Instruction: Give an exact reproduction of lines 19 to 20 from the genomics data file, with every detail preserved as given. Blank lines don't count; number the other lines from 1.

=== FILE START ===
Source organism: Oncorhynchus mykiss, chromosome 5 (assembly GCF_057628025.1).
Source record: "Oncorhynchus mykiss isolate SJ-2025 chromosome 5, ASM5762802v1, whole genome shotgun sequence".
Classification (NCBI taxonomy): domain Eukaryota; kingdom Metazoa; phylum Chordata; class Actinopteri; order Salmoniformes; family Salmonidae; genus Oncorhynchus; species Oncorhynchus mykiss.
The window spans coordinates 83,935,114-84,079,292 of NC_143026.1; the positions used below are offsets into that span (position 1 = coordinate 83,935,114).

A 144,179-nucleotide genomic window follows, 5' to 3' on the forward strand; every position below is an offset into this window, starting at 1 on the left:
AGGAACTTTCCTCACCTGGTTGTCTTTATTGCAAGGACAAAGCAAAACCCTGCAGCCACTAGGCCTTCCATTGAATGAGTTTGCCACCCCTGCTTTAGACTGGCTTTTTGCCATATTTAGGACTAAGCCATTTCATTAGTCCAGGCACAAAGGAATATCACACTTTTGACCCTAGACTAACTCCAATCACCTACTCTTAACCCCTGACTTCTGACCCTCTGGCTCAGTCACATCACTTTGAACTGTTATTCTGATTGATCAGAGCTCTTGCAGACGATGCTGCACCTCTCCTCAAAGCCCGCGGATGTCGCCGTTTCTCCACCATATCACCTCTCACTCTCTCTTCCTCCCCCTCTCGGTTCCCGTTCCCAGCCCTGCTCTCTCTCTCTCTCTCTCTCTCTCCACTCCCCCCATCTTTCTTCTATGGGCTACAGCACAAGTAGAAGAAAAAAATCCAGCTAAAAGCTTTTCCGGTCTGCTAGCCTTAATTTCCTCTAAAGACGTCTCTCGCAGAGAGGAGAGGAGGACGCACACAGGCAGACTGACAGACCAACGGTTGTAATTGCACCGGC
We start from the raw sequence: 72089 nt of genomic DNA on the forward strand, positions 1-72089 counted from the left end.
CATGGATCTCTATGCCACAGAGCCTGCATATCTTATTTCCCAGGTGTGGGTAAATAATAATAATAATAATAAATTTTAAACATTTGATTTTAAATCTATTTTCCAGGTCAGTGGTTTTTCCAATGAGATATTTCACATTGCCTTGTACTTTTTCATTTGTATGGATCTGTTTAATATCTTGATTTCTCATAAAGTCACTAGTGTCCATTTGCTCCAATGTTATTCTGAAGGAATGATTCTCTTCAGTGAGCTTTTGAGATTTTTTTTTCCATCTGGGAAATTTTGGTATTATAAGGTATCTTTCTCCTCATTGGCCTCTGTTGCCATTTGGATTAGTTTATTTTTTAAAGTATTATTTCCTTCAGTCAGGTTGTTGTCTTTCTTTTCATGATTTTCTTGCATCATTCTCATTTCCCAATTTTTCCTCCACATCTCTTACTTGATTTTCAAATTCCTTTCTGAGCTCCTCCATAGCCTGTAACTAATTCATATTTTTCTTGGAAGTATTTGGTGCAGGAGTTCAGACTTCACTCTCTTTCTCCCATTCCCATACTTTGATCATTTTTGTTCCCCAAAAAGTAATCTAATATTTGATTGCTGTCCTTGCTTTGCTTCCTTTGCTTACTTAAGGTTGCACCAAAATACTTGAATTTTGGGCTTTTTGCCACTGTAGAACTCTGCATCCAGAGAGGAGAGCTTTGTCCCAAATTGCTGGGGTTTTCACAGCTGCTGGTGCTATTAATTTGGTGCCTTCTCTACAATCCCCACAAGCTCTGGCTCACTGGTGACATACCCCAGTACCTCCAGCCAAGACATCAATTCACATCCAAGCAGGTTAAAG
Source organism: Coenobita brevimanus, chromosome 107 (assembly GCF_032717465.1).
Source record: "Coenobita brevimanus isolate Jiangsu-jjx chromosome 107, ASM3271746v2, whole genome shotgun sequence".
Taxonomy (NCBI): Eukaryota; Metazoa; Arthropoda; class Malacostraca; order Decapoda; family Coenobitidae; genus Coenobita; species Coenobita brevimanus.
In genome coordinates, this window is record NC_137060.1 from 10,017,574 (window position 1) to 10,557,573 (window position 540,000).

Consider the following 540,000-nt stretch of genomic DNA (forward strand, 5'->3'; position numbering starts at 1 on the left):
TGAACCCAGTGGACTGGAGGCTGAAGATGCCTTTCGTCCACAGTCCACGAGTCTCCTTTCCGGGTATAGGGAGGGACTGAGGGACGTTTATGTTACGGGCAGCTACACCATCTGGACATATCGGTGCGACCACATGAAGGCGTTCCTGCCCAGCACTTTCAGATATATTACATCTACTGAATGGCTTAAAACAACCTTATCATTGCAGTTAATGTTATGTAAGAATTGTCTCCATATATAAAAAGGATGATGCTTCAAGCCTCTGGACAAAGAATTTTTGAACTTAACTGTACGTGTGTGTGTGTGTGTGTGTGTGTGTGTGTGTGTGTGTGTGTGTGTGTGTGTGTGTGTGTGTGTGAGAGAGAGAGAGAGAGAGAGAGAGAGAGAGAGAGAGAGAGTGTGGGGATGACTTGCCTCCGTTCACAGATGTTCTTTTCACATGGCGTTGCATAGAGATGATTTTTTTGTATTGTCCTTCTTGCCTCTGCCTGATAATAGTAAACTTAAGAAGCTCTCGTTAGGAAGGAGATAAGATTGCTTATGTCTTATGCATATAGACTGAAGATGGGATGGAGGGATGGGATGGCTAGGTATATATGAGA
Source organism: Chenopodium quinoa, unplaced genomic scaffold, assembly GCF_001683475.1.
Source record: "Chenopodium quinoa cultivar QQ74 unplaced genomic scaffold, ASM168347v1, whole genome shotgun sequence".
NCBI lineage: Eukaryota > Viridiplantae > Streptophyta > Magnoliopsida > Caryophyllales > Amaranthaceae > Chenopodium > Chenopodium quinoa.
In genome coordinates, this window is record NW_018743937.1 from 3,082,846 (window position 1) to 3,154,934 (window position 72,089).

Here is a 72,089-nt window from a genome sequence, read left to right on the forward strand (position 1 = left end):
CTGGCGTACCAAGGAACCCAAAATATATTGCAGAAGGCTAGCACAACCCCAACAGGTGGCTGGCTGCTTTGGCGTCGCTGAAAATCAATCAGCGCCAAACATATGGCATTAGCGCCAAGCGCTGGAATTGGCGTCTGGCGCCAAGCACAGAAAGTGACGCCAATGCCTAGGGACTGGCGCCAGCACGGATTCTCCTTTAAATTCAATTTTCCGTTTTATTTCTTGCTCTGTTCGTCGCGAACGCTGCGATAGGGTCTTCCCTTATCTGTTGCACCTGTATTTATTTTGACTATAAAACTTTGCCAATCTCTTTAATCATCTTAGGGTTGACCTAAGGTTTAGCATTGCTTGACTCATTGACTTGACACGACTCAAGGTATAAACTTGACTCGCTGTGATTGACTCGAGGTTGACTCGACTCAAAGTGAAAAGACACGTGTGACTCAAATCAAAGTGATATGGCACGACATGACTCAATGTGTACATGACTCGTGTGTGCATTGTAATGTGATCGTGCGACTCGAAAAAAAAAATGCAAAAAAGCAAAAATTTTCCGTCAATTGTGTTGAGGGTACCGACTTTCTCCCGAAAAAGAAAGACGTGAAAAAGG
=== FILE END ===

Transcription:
Here is a 72,089-nt window from a genome sequence, read left to right on the forward strand (position 1 = left end):
CTGGCGTACCAAGGAACCCAAAATATATTGCAGAAGGCTAGCACAACCCCAACAGGTGGCTGGCTGCTTTGGCGTCGCTGAAAATCAATCAGCGCCAAACATATGGCATTAGCGCCAAGCGCTGGAATTGGCGTCTGGCGCCAAGCACAGAAAGTGACGCCAATGCCTAGGGACTGGCGCCAGCACGGATTCTCCTTTAAATTCAATTTTCCGTTTTATTTCTTGCTCTGTTCGTCGCGAACGCTGCGATAGGGTCTTCCCTTATCTGTTGCACCTGTATTTATTTTGACTATAAAACTTTGCCAATCTCTTTAATCATCTTAGGGTTGACCTAAGGTTTAGCATTGCTTGACTCATTGACTTGACACGACTCAAGGTATAAACTTGACTCGCTGTGATTGACTCGAGGTTGACTCGACTCAAAGTGAAAAGACACGTGTGACTCAAATCAAAGTGATATGGCACGACATGACTCAATGTGTACATGACTCGTGTGTGCATTGTAATGTGATCGTGCGACTCGAAAAAAAAAATGCAAAAAAGCAAAAATTTTCCGTCAATTGTGTTGAGGGTACCGACTTTCTCCCGAAAAAGAAAGACGTGAAAAAGG